Old Toys Turned New
From the outside, it looks like any industrial warehouse, but what's happening on the inside is more like Santa's workshop. It's next door to the local tip but nothing goes to landfill here! It's the operating headquarters for the Peninsula Senior Citizens Toy Repair Group. And it's here that old toys are turned new again.
We recently spoke to one of the members of the group, Mr Terry Cook, who gave us an inside look at the fantastic work the group is doing for local children and the environment. Here's a peek at the Q&A we had with Terry.
Who started Peninsula Senior Citizens Toy Repair Group and why?
Peninsula Senior Citizens Toy Repair Group was started way back in 1975 by a kind group of 4 like-minded men who shared the idea that if the many old toys going to landfill were able to be restored, they would bring so much joy to needy children.
Today, there are now 30 of us contributing to the recycling of pre-loved toys, and the original objectives of the group still stand. We operate with the aims of: creating an organisation that can be of great benefit in the local area; recycling toys, thereby permitting money to be saved and used for other essential needs; bringing joy and pleasure to under privileged children; and providing a productive and enjoyable activity for local Senior Citizens.
We're all retirees from a diverse variety of jobs and careers - so we're kind of recycling ourselves!
Where can toys be dropped off?
We are very grateful to receive pre-loved toys from the community. Anyone who is interested in contributing can drop off their old toys at libraries along Sydney's Northern Beaches (Manly, Dee Why, and Mona Vale) or to our facility at the Toy Recycling Area at Kimbriki Tip.
The most popular toys the group collect are fancy dress clothing items, early learning toys and games, educational puzzles, board games, musical instruments and dolls, but we are very grateful of any donations the community can make to us. We're a handy bunch of people!
Where are the toys repaired?
All the toys are repaired at our Toy Recycling Workshop at the Kimbriki Tip. All our members are retired and have adopted their own roles at the group. Some of the ladies work on repairing dolls, dress-up clothes and jigsaws, and other members use their handy skills to repair bikes, electronic toys, games and cots (among other items). We meet on Wednesdays at the workshop and fix what we've got in stock at the time. There's usually a cup of tea involved, too!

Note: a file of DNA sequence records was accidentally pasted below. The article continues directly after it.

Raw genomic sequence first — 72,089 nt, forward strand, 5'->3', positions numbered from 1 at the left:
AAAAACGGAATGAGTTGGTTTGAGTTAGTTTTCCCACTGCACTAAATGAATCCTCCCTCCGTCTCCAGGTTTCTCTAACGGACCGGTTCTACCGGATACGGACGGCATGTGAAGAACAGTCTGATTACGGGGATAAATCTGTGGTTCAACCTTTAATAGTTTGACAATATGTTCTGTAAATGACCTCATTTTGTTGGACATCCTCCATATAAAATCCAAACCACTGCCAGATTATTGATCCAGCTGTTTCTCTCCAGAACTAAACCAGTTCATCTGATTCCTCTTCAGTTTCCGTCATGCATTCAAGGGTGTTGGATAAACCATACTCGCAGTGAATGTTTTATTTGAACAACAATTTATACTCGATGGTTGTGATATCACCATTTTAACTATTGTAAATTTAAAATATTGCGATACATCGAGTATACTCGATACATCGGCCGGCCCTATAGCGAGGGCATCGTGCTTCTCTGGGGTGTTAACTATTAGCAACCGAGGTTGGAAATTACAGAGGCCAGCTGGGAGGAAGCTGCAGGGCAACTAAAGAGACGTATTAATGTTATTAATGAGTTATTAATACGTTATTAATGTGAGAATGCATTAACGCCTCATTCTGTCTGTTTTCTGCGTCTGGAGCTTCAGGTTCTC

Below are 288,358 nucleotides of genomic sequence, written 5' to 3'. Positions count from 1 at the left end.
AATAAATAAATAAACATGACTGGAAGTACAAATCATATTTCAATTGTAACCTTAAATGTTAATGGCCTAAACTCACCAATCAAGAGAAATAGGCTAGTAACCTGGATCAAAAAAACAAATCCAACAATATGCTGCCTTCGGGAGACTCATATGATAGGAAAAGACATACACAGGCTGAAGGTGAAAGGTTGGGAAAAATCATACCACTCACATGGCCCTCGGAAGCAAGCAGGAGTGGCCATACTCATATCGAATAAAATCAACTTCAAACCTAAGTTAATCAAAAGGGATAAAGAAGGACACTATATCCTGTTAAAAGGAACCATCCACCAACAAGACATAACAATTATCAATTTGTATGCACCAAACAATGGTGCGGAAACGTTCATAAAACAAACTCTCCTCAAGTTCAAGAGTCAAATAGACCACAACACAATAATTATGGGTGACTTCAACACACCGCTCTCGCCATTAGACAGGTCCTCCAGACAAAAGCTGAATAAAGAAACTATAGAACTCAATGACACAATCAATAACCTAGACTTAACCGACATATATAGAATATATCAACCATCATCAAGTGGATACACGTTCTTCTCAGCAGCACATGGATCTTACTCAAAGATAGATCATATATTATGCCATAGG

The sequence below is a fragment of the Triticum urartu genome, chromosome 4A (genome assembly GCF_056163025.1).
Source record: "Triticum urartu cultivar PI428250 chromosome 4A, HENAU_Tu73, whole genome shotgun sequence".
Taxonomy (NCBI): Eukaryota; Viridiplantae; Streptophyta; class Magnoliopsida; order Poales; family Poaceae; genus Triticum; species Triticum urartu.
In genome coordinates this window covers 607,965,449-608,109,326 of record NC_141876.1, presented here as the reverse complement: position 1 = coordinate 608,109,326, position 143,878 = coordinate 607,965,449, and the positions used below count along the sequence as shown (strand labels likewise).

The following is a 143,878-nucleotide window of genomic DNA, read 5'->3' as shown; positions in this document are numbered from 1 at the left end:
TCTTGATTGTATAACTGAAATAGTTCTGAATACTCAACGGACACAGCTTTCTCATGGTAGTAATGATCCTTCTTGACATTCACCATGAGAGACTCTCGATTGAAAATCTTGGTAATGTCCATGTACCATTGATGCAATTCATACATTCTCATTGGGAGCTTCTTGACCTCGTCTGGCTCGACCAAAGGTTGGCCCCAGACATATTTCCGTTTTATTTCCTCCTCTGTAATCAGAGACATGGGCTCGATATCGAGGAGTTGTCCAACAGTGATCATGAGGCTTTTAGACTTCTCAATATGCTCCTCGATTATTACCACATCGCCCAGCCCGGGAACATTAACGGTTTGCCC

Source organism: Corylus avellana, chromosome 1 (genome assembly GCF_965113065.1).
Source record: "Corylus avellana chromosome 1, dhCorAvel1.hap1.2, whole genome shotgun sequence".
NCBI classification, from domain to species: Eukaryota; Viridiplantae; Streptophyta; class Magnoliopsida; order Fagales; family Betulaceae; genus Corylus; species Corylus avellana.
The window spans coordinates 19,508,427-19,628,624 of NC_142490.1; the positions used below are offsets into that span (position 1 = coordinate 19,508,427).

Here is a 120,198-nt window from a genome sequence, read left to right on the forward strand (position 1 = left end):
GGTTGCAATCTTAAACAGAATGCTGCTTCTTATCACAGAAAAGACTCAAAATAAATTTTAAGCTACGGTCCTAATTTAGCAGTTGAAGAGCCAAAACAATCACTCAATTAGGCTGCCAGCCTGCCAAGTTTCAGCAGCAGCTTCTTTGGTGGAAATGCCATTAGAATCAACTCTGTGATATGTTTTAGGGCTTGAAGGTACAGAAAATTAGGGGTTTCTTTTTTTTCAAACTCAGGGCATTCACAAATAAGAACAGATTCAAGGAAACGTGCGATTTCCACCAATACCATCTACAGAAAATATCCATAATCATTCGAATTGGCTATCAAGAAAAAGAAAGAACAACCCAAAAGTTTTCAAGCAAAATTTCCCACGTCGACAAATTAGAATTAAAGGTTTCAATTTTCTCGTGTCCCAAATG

What happens to the toys after you've repaired them, and what would have happened to them if they hadn't come to you?
All the toys go to charities and organisations supporting children in need, children with special needs and socially disadvantaged children. We feel all or most of these toys would end up in landfill if they didn't come to us.
Four times a year we have a distribution day when all our registered recipients are invited to come and take the recycled toys and games, free of charge. Over the years it is estimated that we have given away well over 100,000 games, dolls, bikes and many other great children's toys. It's fantastic.
Why do you think it's important to reuse and recycle?
Reusing and recycling toys saves organisations and charities many hundreds of dollars, allowing them to focus on resourcing the other essential components of their operations. Our group also gets a lot of satisfaction out of being able to save these toys going to landfill, and seeing the joy it gives to children makes our job really worthwhile.
What would your advice be for others interested in setting up other toy repair groups in other areas of the country?
It has certainly been gradual process, and we greatly appreciate the generosity of Clubs Australia, local councils, government grants and other organisations that enable us to operate. As it is a formal facility, we must adhere to all formal council inspections to make it a safe environment.
For more information on Peninsula Senior Citizens Toy Repair Group and how you can donate your pre-loved toys, please visit their listing on BusinessRecycling.com.au
Second Chance Toys N.S.W. Incorporated is another community initiative that rescues and recycles gently used plastic toys and donates them to children in need. The program began in the St George region of Sydney with collections organised through local schools, community groups and individuals. Second Chance Toys is now organising larger collections through corporate staff and community toy drives, increasing collections and deliveries to organisations and children across Sydney and beyond. For further information on this organisation, please visit the Second Chance Toys website.
Even if you don't have a toy recycling program in your area, there are other ways to keep good quality used toys out of landfill. Check out the Reuse Hub on RecyclingNearYou for charity, community and on-line ideas.